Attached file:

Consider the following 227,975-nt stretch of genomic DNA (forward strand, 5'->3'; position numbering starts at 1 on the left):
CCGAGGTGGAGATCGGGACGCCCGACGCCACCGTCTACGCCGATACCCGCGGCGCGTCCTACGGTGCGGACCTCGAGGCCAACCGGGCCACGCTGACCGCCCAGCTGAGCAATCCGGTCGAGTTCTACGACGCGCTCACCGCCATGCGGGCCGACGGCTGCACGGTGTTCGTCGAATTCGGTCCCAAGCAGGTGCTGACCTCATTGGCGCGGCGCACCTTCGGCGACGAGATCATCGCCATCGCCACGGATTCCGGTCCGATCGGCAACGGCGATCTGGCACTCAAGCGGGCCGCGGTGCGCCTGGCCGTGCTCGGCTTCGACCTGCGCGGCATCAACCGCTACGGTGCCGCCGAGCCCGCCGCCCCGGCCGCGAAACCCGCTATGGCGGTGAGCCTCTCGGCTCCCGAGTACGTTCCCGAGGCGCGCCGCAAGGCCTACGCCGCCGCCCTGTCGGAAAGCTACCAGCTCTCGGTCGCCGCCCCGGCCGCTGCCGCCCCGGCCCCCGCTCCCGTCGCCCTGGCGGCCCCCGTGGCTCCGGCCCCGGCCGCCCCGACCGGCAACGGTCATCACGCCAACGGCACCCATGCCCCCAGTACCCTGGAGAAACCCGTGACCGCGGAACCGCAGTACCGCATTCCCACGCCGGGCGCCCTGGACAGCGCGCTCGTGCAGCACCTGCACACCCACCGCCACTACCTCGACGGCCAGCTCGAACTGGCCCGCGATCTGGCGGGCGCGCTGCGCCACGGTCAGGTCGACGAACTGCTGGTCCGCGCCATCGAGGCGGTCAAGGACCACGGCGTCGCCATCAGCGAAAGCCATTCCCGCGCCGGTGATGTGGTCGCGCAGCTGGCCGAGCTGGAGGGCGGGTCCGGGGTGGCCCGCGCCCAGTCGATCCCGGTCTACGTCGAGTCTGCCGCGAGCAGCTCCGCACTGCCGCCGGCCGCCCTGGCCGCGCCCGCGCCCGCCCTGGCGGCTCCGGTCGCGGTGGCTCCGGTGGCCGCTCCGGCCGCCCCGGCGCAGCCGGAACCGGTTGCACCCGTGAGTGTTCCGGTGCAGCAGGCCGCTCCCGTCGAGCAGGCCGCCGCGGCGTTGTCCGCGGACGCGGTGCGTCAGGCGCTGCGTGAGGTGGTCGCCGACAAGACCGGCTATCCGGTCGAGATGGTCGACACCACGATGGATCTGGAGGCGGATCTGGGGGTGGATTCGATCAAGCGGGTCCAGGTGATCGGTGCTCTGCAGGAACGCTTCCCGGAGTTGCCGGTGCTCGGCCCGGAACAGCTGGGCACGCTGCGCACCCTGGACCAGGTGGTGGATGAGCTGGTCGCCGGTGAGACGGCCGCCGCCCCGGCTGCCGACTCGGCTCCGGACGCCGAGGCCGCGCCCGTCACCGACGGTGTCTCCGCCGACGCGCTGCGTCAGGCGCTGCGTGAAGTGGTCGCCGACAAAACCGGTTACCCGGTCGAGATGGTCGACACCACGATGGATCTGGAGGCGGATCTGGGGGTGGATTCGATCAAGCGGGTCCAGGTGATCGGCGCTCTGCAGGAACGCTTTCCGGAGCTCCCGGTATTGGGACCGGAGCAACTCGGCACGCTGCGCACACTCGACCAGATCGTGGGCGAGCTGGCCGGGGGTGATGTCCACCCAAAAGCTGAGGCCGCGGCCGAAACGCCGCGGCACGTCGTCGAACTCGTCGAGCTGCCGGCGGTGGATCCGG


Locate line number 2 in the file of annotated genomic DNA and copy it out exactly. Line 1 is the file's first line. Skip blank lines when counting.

CCGAGGTGGAGATCGGGACGCCCGACGCCACCGTCTACGCCGATACCCGCGGCGCGTCCTACGGTGCGGACCTCGAGGCCAACCGGGCCACGCTGACCGCCCAGCTGAGCAATCCGGTCGAGTTCTACGACGCGCTCACCGCCATGCGGGCCGACGGCTGCACGGTGTTCGTCGAATTCGGTCCCAAGCAGGTGCTGACCTCATTGGCGCGGCGCACCTTCGGCGACGAGATCATCGCCATCGCCACGGATTCCGGTCCGATCGGCAACGGCGATCTGGCACTCAAGCGGGCCGCGGTGCGCCTGGCCGTGCTCGGCTTCGACCTGCGCGGCATCAACCGCTACGGTGCCGCCGAGCCCGCCGCCCCGGCCGCGAAACCCGCTATGGCGGTGAGCCTCTCGGCTCCCGAGTACGTTCCCGAGGCGCGCCGCAAGGCCTACGCCGCCGCCCTGTCGGAAAGCTACCAGCTCTCGGTCGCCGCCCCGGCCGCTGCCGCCCCGGCCCCCGCTCCCGTCGCCCTGGCGGCCCCCGTGGCTCCGGCCCCGGCCGCCCCGACCGGCAACGGTCATCACGCCAACGGCACCCATGCCCCCAGTACCCTGGAGAAACCCGTGACCGCGGAACCGCAGTACCGCATTCCCACGCCGGGCGCCCTGGACAGCGCGCTCGTGCAGCACCTGCACACCCACCGCCACTACCTCGACGGCCAGCTCGAACTGGCCCGCGATCTGGCGGGCGCGCTGCGCCACGGTCAGGTCGACGAACTGCTGGTCCGCGCCATCGAGGCGGTCAAGGACCACGGCGTCGCCATCAGCGAAAGCCATTCCCGCGCCGGTGATGTGGTCGCGCAGCTGGCCGAGCTGGAGGGCGGGTCCGGGGTGGCCCGCGCCCAGTCGATCCCGGTCTACGTCGAGTCTGCCGCGAGCAGCTCCGCACTGCCGCCGGCCGCCCTGGCCGCGCCCGCGCCCGCCCTGGCGGCTCCGGTCGCGGTGGCTCCGGTGGCCGCTCCGGCCGCCCCGGCGCAGCCGGAACCGGTTGCACCCGTGAGTGTTCCGGTGCAGCAGGCCGCTCCCGTCGAGCAGGCCGCCGCGGCGTTGTCCGCGGACGCGGTGCGTCAGGCGCTGCGTGAGGTGGTCGCCGACAAGACCGGCTATCCGGTCGAGATGGTCGACACCACGATGGATCTGGAGGCGGATCTGGGGGTGGATTCGATCAAGCGGGTCCAGGTGATCGGTGCTCTGCAGGAACGCTTCCCGGAGTTGCCGGTGCTCGGCCCGGAACAGCTGGGCACGCTGCGCACCCTGGACCAGGTGGTGGATGAGCTGGTCGCCGGTGAGACGGCCGCCGCCCCGGCTGCCGACTCGGCTCCGGACGCCGAGGCCGCGCCCGTCACCGACGGTGTCTCCGCCGACGCGCTGCGTCAGGCGCTGCGTGAAGTGGTCGCCGACAAAACCGGTTACCCGGTCGAGATGGTCGACACCACGATGGATCTGGAGGCGGATCTGGGGGTGGATTCGATCAAGCGGGTCCAGGTGATCGGCGCTCTGCAGGAACGCTTTCCGGAGCTCCCGGTATTGGGACCGGAGCAACTCGGCACGCTGCGCACACTCGACCAGATCGTGGGCGAGCTGGCCGGGGGTGATGTCCACCCAAAAGCTGAGGCCGCGGCCGAAACGCCGCGGCACGTCGTCGAACTCGTCGAGCTGCCGGCGGTGGATCCGG